“[Pressey has] shown a ton,” said Stevens. “I think at times that we’ve played our best basketball with him on the floor. At other times, he hasn’t been as good, and that’s to be predicted. He’s a young guy. But I’ve said this at the start, the guy works at his game. He wants to be good. It’s not an accident that he’s here. He is a good player. He’s a hard worker. He cares. He’s an easy guy to coach. All that stuff adds up at the end of the day. You can see it in the exhibition games.”
Here’s Mark Murphy of the Boston Herald:
The Celtics, as expected, cut their roster down to 14 yesterday with the release of forwards Damen Bell-Holter and DeShawn Sims, and guards Chris Babb and Kammron Taylor.
Though Babb was one of the team’s best 3-point shooters — a stat that Stevens cherishes — even a rookie minimum contract would have pushed the Celtics over the luxury tax threshold. They are now approximately $200,000 under the line with every intention of not adding payroll.
Don’t be surprised if Babb starts the season with the NBADL’s Maine Red Claws.
But the Celtics do have two important decisions to make by Thursday. They have until that date to reach agreement with Bradley on an extension. Though both sides have indeed been in negotiations, as of this weekend nothing is imminent.
They also have until Thursday to pick up the option on MarShon Brooks for next season, when the shooting guard would make approximately $2.2 million.
The Boston Celtics announced today that they have waived forwards Damen Bell-Holter and DeShawn Sims and guards Chris Babb and Kammron Taylor. The Celtics roster stands at 14.
Bell-Holter, a 6’9” forward, appeared in three games for the Celtics during the preseason totaling one rebound in five minutes of action.
Sims, a 6’8” forward, averaged 2.3 points in 4.0 minutes per game while appearing in three games during the preseason.
Babb, a 6’5” guard, appeared in five games for the team during preseason while totaling 16 points, four rebounds and three assists in 30 minutes of action.
Taylor, a 6’2” guard, appeared in three games for the Celtics during preseason and scored two points in seven total minutes of action.
It’s just NBA preseason, but still, credit goes to players who want to set a winning tone early:
Gerald Wallace called out his new team for its sub-standard effort following Sunday night’s loss to the Timberwolves in Montreal, and the Celtics forward backed up those words following today’s practice.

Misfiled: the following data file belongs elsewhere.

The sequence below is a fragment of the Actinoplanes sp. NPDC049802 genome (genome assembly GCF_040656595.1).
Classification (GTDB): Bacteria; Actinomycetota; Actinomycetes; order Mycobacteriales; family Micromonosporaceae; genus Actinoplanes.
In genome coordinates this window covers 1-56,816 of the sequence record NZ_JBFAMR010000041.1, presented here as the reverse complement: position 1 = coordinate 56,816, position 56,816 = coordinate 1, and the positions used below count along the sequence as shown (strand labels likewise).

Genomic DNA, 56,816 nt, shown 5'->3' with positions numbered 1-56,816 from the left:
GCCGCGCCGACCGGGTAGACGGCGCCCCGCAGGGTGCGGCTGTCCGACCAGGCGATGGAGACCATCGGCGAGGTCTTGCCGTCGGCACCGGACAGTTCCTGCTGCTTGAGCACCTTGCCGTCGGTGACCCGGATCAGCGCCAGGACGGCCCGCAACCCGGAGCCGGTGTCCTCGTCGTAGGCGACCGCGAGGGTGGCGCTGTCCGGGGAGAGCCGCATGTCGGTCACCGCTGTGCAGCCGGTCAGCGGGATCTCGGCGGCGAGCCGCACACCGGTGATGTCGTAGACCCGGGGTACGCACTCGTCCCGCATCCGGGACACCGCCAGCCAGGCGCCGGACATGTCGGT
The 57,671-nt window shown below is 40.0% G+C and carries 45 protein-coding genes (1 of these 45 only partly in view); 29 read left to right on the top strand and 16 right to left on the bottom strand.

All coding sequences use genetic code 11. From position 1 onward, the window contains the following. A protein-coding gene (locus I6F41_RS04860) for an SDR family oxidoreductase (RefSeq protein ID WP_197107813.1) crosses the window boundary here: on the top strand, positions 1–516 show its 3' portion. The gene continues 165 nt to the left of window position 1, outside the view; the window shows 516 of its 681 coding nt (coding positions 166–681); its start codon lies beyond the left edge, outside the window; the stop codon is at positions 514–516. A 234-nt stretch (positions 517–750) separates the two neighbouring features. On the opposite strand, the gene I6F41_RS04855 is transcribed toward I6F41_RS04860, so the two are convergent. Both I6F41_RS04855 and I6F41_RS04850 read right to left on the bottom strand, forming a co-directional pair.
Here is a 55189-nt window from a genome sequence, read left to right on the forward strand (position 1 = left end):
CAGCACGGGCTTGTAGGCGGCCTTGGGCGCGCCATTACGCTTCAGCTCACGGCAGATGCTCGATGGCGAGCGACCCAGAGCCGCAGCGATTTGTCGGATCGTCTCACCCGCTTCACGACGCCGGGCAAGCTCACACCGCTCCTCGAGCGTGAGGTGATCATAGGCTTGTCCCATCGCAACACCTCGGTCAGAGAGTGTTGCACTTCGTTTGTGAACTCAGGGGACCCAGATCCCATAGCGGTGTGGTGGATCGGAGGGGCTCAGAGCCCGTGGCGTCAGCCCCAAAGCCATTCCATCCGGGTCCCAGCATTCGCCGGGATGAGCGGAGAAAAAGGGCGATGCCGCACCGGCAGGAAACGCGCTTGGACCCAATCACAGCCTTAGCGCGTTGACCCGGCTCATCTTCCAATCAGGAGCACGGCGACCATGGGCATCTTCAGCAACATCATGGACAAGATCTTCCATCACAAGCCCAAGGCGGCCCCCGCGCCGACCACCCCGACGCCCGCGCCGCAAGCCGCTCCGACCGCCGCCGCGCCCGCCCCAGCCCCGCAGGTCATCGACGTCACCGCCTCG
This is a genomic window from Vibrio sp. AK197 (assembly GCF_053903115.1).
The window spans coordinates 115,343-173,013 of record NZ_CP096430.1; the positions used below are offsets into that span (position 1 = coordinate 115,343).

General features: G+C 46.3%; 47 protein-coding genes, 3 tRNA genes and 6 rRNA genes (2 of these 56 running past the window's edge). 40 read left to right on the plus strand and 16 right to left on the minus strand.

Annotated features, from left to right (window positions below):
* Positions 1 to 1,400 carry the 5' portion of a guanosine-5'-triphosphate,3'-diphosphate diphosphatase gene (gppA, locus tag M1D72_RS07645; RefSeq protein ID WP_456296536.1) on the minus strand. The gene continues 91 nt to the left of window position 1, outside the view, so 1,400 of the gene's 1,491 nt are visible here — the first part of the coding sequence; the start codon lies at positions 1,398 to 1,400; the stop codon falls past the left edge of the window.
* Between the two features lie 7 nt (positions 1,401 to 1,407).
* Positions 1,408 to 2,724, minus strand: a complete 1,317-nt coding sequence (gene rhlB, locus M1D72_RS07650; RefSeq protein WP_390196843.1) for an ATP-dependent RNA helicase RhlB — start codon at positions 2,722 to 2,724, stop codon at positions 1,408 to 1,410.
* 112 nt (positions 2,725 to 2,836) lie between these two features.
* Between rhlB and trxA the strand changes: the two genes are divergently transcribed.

Coach Brad Stevens supported those Sunday critiques from Wallace and Jeff Green, saying today that the result was one of the best practices of training camp.
But, according to Wallace, the coaches have asked him to rein in his words a bit.
“I’m getting fussed at by the coaches every time,” said Wallace. “They’re trying to tell me to relax and ease up. But the main thing is I want the guys to compete. If we lose all 82 games, but we lose them going down fighting and competing hard. I can live with that. I can’t live with losing and we didn’t compete, we didn’t give our best effort and we just gave the game away. I don’t want that for these guys and this team.”
Reported by Mark Murphy of the Boston Herald
Can’t knock a player for trying to make sure his squad competes, even in preseason.
The Boston Celtics are probably in for a rough year. But one thing they do know is that Gerald Wallace is going to outwork a lot of the opposition:
Asked Saturday about the reasons for Boston’s inability to put together 48 consistent minutes this preseason, Gerald Wallace suggested some of his young teammates might not be familiar with the necessary level of intensity needed on the floor, dubbing the team’s effort “lackadaisical” at times this preseason.
Lackadaisical is one adjective that will rarely be associated with Wallace. Slotted in a starting role on Sunday in Montreal, Wallace injected the first unit with a jolt of energy. He finished with a team-high 16 points on 6-of-12 shooting to go along with 3 assists, 2 steals and 2 rebounds while working up a regular-season sweat over 26 minutes.